Research from the NHS has shown that more than 850,000 people in the UK have dementia, and this number is predicted to increase with people living longer. With this in mind, many people who have dementia will likely be seeking to handle their legal affairs surrounding the making of a valid Will.
Can someone with dementia make a Will?
If the person is not of sound mind while making their Will, it may be possible to challenge it. When they make their Will, the fact that the individual has dementia (or indeed any other mental health illness) does not render a Will invalid.
For an individual to have the necessary capacity to make a Will, they must understand:
- The fact that they are making a Will and its consequences.
- The extent of the property and assets they have.
- The claims of those who might expect to be left something within their Will.
- They must not suffer any delusion of the mind that can influence how they might deal with the disposing of their property, i.e. leaving legacies in their Will which they would not have made had they been of sound mind.
An individual with dementia can meet the above criteria. It is not the person’s general state of health, including dementia that is at issue. Rather, it is the person’s cognitive understanding at a particular point in time, when they are providing instructions to their solicitor.
Can I challenge a Will made by someone with dementia?
If someone were to challenge the Will, they would need to prove that the person with dementia making the Will did not have the capacity to do so. This can be done by providing the necessary medical evidence.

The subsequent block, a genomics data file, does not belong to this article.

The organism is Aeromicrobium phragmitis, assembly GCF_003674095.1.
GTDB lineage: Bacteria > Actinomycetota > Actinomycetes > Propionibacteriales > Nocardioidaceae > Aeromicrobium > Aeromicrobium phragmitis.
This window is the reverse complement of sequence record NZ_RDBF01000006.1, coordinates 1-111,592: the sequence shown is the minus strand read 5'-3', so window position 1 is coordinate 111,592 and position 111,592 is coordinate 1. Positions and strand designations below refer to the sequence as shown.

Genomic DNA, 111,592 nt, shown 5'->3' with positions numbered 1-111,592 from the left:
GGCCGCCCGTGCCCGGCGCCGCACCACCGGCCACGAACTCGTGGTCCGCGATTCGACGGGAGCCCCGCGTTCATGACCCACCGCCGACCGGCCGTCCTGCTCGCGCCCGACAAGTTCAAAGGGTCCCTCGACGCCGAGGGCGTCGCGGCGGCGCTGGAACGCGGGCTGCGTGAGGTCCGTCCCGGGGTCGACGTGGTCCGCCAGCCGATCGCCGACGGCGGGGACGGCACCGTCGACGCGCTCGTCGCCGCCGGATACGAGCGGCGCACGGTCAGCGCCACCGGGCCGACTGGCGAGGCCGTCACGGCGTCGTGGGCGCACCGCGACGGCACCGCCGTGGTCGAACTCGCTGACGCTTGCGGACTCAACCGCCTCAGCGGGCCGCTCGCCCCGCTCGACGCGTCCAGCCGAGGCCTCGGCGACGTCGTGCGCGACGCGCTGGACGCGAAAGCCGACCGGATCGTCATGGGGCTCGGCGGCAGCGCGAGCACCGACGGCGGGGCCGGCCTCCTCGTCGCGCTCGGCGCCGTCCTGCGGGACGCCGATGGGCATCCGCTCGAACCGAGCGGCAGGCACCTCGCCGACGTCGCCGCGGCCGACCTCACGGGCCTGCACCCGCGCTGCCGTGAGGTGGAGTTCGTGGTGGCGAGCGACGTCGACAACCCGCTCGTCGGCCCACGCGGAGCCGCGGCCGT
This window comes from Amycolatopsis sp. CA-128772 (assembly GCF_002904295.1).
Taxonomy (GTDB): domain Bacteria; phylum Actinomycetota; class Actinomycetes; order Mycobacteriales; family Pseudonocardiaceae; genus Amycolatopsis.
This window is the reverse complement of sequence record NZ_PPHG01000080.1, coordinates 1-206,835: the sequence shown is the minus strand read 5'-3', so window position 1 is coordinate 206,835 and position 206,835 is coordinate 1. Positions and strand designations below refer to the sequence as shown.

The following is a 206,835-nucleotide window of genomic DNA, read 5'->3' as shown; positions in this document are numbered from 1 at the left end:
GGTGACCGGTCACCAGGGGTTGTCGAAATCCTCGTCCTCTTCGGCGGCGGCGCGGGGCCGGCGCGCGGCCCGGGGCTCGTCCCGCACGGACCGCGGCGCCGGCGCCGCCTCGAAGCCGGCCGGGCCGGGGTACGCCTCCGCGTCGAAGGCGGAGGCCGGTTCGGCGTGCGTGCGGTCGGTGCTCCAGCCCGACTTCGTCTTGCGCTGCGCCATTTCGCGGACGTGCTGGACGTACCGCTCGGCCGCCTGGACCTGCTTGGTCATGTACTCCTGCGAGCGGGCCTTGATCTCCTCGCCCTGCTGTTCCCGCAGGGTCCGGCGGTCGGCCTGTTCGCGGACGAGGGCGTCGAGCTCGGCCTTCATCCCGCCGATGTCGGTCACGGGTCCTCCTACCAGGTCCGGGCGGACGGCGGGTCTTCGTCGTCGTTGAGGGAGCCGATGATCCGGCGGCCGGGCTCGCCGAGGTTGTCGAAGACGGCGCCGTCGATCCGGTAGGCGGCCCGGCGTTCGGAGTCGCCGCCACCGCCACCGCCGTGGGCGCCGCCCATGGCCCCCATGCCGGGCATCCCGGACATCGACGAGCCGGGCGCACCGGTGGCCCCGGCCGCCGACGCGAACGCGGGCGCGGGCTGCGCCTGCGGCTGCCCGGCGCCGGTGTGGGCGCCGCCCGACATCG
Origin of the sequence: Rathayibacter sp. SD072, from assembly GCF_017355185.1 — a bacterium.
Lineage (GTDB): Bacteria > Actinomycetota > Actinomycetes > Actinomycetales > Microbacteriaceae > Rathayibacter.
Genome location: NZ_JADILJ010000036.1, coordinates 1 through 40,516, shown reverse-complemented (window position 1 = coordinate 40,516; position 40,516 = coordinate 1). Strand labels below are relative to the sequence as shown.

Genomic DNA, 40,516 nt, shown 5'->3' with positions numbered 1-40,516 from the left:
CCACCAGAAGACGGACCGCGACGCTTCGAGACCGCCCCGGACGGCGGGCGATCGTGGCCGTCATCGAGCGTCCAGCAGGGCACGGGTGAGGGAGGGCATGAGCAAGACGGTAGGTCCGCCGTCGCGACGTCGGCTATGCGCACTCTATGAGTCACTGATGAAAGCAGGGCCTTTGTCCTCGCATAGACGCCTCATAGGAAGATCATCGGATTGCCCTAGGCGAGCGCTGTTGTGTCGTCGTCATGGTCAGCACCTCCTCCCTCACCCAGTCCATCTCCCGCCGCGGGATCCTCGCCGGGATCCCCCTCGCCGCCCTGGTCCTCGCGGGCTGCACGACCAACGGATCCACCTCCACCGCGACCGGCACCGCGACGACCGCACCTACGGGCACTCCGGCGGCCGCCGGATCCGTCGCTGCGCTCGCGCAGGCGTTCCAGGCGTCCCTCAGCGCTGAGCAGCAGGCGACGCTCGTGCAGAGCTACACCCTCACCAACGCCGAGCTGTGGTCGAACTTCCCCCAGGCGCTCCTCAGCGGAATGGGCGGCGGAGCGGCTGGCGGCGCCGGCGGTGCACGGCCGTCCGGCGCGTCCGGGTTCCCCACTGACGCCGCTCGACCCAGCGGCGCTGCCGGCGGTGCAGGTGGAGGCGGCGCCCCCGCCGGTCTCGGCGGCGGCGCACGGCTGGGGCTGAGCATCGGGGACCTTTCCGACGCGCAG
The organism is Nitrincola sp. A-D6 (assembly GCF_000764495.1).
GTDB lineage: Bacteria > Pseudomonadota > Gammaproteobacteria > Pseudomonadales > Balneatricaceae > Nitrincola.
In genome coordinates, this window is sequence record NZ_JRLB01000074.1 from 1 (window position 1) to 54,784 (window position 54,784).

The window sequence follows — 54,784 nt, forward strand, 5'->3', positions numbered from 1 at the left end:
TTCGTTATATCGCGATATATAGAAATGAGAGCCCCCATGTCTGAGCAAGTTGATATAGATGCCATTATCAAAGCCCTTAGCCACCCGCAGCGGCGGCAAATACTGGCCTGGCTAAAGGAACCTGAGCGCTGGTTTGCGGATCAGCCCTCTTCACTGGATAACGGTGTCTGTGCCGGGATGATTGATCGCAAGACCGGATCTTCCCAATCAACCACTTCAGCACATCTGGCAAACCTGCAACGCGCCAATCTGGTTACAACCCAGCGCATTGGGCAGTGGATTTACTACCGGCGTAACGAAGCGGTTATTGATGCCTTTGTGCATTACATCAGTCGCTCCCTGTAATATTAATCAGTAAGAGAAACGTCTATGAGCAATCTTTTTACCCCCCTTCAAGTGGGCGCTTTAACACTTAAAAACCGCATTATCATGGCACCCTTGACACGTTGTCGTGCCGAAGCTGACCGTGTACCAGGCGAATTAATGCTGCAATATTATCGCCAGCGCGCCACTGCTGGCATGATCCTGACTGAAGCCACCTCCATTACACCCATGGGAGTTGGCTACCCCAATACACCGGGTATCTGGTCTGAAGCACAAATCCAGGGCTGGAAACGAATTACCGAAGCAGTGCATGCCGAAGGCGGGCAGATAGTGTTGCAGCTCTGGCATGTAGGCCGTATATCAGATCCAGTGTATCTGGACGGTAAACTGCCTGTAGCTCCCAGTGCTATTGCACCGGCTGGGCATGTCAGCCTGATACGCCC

If a Will is invalid, any prior Will written beforehand will be deemed as the valid Will. If there was no prior Will, then the Intestacy Rules would apply. The Intestacy Rules are set out in the Inheritance and Trustees’ Power Act. They determine who inherits what based on family connections. The rules do not take into account the closeness of your relationships or who is most in need. This can lead to undesirable consequences with very distant and estranged family members deriving benefit instead of those closest to the person who has died, such as cohabitees, stepchildren, and close friends. It could also result in an estranged spouse being the substantial beneficiary.
Find a solicitor with experience.
A good solicitor or Will writer will assess when taking Will instructions if medical opinion on the Will maker’s capacity ought to be obtained before the Will is executed.
The practitioner should also make sure to record how they have assessed the Will maker’s capacity.
If these practical steps are taken, it will make the Will more robust and less likely to be challenged.
If a Will is to be challenged in court, all the evidence, medical and otherwise, will be analysed very closely.
What if a family member with dementia wants to make a Will?
If you have a relative with dementia (or other mental illness) who wants to make a Will, or if you consider that a relative lacked capacity when their Will was written, or you are an executor of a Will that is being challenged, it is important to speak to a specialist solicitor, as there could be complex issues surrounding the Will. Feel free to contact the Myerson Solicitors Will Disputes Team if you have any further questions.